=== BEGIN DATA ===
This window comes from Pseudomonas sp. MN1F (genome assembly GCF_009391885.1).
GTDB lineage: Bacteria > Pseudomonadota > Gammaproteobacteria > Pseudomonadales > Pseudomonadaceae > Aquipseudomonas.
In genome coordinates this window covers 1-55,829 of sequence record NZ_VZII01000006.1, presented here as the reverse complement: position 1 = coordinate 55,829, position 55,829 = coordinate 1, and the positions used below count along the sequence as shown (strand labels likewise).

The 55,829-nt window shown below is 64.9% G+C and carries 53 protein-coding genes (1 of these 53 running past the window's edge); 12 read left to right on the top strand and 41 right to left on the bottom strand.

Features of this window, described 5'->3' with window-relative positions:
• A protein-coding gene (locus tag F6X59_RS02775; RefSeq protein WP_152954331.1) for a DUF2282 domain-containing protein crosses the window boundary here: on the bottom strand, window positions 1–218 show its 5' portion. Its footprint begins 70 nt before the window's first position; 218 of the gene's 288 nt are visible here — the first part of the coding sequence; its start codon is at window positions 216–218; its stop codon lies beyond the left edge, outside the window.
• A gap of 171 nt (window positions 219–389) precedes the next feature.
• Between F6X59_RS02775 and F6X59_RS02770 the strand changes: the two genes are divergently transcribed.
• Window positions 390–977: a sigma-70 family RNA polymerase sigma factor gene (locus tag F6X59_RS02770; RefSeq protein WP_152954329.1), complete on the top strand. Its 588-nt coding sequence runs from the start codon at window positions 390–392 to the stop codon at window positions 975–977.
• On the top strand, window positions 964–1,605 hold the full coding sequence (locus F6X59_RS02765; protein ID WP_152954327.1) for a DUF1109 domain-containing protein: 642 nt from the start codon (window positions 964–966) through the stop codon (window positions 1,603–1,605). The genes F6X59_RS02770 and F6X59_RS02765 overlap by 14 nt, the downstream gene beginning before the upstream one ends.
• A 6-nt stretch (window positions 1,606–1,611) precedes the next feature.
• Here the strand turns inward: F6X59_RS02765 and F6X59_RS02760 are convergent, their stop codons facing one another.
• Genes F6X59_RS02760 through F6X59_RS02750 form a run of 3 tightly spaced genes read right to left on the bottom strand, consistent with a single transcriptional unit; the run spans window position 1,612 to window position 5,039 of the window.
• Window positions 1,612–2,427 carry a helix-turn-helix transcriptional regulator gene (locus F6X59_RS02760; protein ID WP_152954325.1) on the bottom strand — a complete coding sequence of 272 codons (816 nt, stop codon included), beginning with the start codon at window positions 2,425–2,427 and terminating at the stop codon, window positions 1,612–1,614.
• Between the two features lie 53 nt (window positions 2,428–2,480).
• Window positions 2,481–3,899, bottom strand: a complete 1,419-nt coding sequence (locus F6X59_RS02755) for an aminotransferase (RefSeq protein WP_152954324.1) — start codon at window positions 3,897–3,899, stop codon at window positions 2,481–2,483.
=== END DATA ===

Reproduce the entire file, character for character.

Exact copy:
This window comes from Pseudomonas sp. MN1F (genome assembly GCF_009391885.1).
GTDB lineage: Bacteria > Pseudomonadota > Gammaproteobacteria > Pseudomonadales > Pseudomonadaceae > Aquipseudomonas.
In genome coordinates this window covers 1-55,829 of sequence record NZ_VZII01000006.1, presented here as the reverse complement: position 1 = coordinate 55,829, position 55,829 = coordinate 1, and the positions used below count along the sequence as shown (strand labels likewise).

The 55,829-nt window shown below is 64.9% G+C and carries 53 protein-coding genes (1 of these 53 running past the window's edge); 12 read left to right on the top strand and 41 right to left on the bottom strand.

Features of this window, described 5'->3' with window-relative positions:
• A protein-coding gene (locus tag F6X59_RS02775; RefSeq protein WP_152954331.1) for a DUF2282 domain-containing protein crosses the window boundary here: on the bottom strand, window positions 1–218 show its 5' portion. Its footprint begins 70 nt before the window's first position; 218 of the gene's 288 nt are visible here — the first part of the coding sequence; its start codon is at window positions 216–218; its stop codon lies beyond the left edge, outside the window.
• A gap of 171 nt (window positions 219–389) precedes the next feature.
• Between F6X59_RS02775 and F6X59_RS02770 the strand changes: the two genes are divergently transcribed.
• Window positions 390–977: a sigma-70 family RNA polymerase sigma factor gene (locus tag F6X59_RS02770; RefSeq protein WP_152954329.1), complete on the top strand. Its 588-nt coding sequence runs from the start codon at window positions 390–392 to the stop codon at window positions 975–977.
• On the top strand, window positions 964–1,605 hold the full coding sequence (locus F6X59_RS02765; protein ID WP_152954327.1) for a DUF1109 domain-containing protein: 642 nt from the start codon (window positions 964–966) through the stop codon (window positions 1,603–1,605). The genes F6X59_RS02770 and F6X59_RS02765 overlap by 14 nt, the downstream gene beginning before the upstream one ends.
• A 6-nt stretch (window positions 1,606–1,611) precedes the next feature.
• Here the strand turns inward: F6X59_RS02765 and F6X59_RS02760 are convergent, their stop codons facing one another.
• Genes F6X59_RS02760 through F6X59_RS02750 form a run of 3 tightly spaced genes read right to left on the bottom strand, consistent with a single transcriptional unit; the run spans window position 1,612 to window position 5,039 of the window.
• Window positions 1,612–2,427 carry a helix-turn-helix transcriptional regulator gene (locus F6X59_RS02760; protein ID WP_152954325.1) on the bottom strand — a complete coding sequence of 272 codons (816 nt, stop codon included), beginning with the start codon at window positions 2,425–2,427 and terminating at the stop codon, window positions 1,612–1,614.
• Between the two features lie 53 nt (window positions 2,428–2,480).
• Window positions 2,481–3,899, bottom strand: a complete 1,419-nt coding sequence (locus F6X59_RS02755) for an aminotransferase (RefSeq protein WP_152954324.1) — start codon at window positions 3,897–3,899, stop codon at window positions 2,481–2,483.